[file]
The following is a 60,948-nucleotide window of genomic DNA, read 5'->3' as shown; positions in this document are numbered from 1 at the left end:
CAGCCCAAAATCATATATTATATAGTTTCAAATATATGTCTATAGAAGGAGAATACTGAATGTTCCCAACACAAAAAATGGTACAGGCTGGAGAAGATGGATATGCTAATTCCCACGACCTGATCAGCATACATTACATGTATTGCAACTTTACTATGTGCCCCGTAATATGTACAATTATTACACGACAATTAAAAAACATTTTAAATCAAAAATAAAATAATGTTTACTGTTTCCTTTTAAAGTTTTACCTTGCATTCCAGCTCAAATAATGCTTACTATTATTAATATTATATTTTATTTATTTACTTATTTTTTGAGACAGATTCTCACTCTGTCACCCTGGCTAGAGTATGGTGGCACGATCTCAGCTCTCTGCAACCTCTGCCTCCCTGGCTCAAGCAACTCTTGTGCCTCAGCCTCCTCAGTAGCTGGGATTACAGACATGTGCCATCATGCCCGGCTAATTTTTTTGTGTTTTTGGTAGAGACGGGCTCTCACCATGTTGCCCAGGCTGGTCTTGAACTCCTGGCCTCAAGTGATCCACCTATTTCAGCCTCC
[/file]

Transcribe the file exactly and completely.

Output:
The following is a 60,948-nucleotide window of genomic DNA, read 5'->3' as shown; positions in this document are numbered from 1 at the left end:
CAGCCCAAAATCATATATTATATAGTTTCAAATATATGTCTATAGAAGGAGAATACTGAATGTTCCCAACACAAAAAATGGTACAGGCTGGAGAAGATGGATATGCTAATTCCCACGACCTGATCAGCATACATTACATGTATTGCAACTTTACTATGTGCCCCGTAATATGTACAATTATTACACGACAATTAAAAAACATTTTAAATCAAAAATAAAATAATGTTTACTGTTTCCTTTTAAAGTTTTACCTTGCATTCCAGCTCAAATAATGCTTACTATTATTAATATTATATTTTATTTATTTACTTATTTTTTGAGACAGATTCTCACTCTGTCACCCTGGCTAGAGTATGGTGGCACGATCTCAGCTCTCTGCAACCTCTGCCTCCCTGGCTCAAGCAACTCTTGTGCCTCAGCCTCCTCAGTAGCTGGGATTACAGACATGTGCCATCATGCCCGGCTAATTTTTTTGTGTTTTTGGTAGAGACGGGCTCTCACCATGTTGCCCAGGCTGGTCTTGAACTCCTGGCCTCAAGTGATCCACCTATTTCAGCCTCC